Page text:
The Sethusamudram canal business
It was first conceptualised in 1860. Fourteen proposals and 144 years later, Prime Minister Manmohan Singh launched its construction today. Its current day proponents, led by the Indian central government, argue that dredging the Palk Strait will boost littoral and international trade, strengthen the capabilities of the Indian navy and even safeguard against tsunamis. Its opponents, of which there are many — the governments of Tamil Nadu, Sri Lanka, various NGOs and Green groups — claim that it will cause tremendous damage to the local ecology and affect the livelihoods of the fishing communities along the coasts of southern India and Sri Lanka. Besides, they say, no one is quite sure where the Indian government will put all that sand and silt it digs up.
Indeed, there are merits on the arguments made by either side. Much of the public debate has hovered around political and environmental issues. But a key factor, and perhaps the most important one, has not quite received the attention that it should. And that relates to the commercial viability of the project. While its promoters expect an internal rate of return of about 17%, the business case of the project is dependent on the cost of the alternative: the time taken to route around Sri Lanka. This includes costs of fuel, additional delay and risk.
It’s about Oil
Fuel costs, in turn linked to global oil prices, fluctuate significantly over the long-term. A project that looks viable when prices are high (like today) may not remain attractive when oil prices tank. Unless it has something radically different to offer, Sethusamudram will be forced to price its toll charges that are competitive with respect to the additional fuel costs of using the longer route.
Will the time saved using the shorter route through the canal be the differentiator? The time saving will be signficant for India’s domestic littoral trade. If ports on either coast improve their efficiency, bulk cargo and container ships may be able to provide an attractive alternative for domestic freight that currently depends on India’s inefficient railways and abominable highways. As for international trade, Indian ports have a long way to go before the canal route can be compelling enough for global shipping companies to consider. Time saved alone may not be substantial enough to justify paying a premium to use the Sethusamudram canal.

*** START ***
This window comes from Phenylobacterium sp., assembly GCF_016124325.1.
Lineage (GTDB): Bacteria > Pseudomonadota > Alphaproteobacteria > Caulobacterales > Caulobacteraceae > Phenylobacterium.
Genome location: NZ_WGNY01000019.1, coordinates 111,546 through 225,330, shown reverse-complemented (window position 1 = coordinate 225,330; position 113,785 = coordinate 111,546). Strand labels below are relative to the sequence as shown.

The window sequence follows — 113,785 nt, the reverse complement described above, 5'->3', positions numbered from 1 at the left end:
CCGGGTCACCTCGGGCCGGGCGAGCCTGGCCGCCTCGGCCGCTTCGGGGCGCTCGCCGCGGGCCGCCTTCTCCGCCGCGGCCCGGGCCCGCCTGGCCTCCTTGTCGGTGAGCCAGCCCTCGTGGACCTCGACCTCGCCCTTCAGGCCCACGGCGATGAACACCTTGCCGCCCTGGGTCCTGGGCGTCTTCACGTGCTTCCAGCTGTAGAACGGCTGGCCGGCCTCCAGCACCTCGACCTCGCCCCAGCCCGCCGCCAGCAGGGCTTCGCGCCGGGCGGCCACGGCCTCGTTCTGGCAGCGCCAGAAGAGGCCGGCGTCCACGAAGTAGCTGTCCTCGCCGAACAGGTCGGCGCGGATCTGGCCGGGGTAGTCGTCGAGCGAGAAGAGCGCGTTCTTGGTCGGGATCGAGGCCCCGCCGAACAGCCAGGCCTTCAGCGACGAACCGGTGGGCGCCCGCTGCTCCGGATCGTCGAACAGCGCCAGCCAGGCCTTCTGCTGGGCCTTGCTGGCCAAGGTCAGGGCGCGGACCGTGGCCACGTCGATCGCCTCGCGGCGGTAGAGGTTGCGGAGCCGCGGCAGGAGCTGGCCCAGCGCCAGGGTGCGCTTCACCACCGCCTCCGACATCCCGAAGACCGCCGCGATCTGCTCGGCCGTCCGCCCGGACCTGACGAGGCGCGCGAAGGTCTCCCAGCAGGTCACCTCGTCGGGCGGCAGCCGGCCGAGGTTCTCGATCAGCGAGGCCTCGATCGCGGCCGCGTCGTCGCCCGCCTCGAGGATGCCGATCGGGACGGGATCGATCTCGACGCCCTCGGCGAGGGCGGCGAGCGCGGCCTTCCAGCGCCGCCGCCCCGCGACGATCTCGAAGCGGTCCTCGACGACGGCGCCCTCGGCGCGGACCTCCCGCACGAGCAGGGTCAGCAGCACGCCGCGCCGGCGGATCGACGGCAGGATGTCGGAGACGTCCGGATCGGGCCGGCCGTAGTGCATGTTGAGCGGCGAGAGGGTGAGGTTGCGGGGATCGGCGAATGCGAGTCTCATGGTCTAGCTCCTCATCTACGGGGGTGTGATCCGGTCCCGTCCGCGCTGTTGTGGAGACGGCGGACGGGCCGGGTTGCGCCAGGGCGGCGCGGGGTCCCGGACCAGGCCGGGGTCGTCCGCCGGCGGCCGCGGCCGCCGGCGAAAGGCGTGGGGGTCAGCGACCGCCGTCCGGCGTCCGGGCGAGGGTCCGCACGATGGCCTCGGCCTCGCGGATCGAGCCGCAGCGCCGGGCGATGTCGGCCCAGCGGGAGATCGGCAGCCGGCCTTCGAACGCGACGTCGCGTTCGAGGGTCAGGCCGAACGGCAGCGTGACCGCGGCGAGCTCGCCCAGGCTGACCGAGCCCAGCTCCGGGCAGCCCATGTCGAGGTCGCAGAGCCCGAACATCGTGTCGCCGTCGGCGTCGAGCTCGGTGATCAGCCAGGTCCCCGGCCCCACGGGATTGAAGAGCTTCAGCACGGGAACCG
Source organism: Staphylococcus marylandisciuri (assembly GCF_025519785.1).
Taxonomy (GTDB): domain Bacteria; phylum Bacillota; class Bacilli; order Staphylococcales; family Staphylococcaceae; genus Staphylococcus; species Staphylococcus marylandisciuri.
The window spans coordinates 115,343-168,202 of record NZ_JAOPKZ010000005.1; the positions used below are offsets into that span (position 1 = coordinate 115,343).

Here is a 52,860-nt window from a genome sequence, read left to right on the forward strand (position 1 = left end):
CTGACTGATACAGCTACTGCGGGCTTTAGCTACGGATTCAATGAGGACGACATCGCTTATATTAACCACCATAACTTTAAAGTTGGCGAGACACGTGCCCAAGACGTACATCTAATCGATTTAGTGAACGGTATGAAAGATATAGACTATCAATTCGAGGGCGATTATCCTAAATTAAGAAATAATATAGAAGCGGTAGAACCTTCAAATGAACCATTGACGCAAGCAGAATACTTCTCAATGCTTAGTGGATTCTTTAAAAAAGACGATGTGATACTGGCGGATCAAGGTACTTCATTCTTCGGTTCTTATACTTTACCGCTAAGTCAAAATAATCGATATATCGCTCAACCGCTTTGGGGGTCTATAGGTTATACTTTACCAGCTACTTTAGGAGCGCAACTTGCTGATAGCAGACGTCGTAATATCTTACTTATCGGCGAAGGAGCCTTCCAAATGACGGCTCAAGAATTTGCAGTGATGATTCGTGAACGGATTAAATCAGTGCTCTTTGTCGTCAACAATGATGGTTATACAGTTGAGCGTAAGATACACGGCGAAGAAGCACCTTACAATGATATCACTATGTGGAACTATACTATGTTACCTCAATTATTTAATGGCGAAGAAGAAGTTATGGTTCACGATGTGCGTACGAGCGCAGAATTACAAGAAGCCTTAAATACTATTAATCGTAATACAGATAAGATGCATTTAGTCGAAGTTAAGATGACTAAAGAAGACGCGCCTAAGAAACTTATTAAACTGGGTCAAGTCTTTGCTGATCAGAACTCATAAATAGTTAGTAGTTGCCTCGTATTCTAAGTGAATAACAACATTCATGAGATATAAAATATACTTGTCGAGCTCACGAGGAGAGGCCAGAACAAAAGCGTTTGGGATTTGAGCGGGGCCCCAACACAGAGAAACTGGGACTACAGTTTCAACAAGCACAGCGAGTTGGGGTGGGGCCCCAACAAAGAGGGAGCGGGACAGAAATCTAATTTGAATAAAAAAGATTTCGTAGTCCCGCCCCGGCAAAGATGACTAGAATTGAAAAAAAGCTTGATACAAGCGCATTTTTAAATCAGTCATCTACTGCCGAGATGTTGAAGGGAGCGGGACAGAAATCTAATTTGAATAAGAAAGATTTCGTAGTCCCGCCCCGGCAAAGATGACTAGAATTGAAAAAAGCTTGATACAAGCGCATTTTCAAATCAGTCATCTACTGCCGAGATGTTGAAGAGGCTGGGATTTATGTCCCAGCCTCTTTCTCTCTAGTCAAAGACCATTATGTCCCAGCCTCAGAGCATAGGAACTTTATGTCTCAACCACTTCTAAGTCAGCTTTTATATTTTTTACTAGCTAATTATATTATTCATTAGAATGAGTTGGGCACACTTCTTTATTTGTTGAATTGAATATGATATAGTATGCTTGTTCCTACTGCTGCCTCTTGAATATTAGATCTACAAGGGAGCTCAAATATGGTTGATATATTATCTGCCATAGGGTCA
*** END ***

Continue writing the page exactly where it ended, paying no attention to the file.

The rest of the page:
Once it is built, the Sethusamudram canal may offer a safer route from an oceanographical point of view. But from a maritime security perspective, the canal straddles the areas controlled by the LTTE, which has a small but lethal seaborne unit. The Indian coast guard and navy are well capable of securing the canal, but the risk from terrorism cannot be ruled out, making the Sethusamudram canal no more attractive than the current route. Besides, compared to India, Sri Lanka has been more amenable to participating in the United States government’s shipping security initiatives. Shipping companies that need to comply with US government regulations will find it convenient to use Colombo as their port of call while transiting the southern Indian Ocean.
To boldly go
In a letter to the editor of The Hindu, Commander (retd.) GVK Unnithan claimed that “..if the charges are pegged lower than the fuel costs (to round Sri Lanka), the break-even period of 25 years will prolong to a century!”. (He also questioned its military utility, contending that the canal will not be of much use during hostilities for fear of hostile submarine activities.) The good commander’s points demand closer attention.
The Indian government has just taken a gamble. If the project can achieve the objectives that the government has set for it, it may even mitigate the damage it is causes the environment. And for the time being at least, New Delhi can count on high oil prices to keep it from looking silly.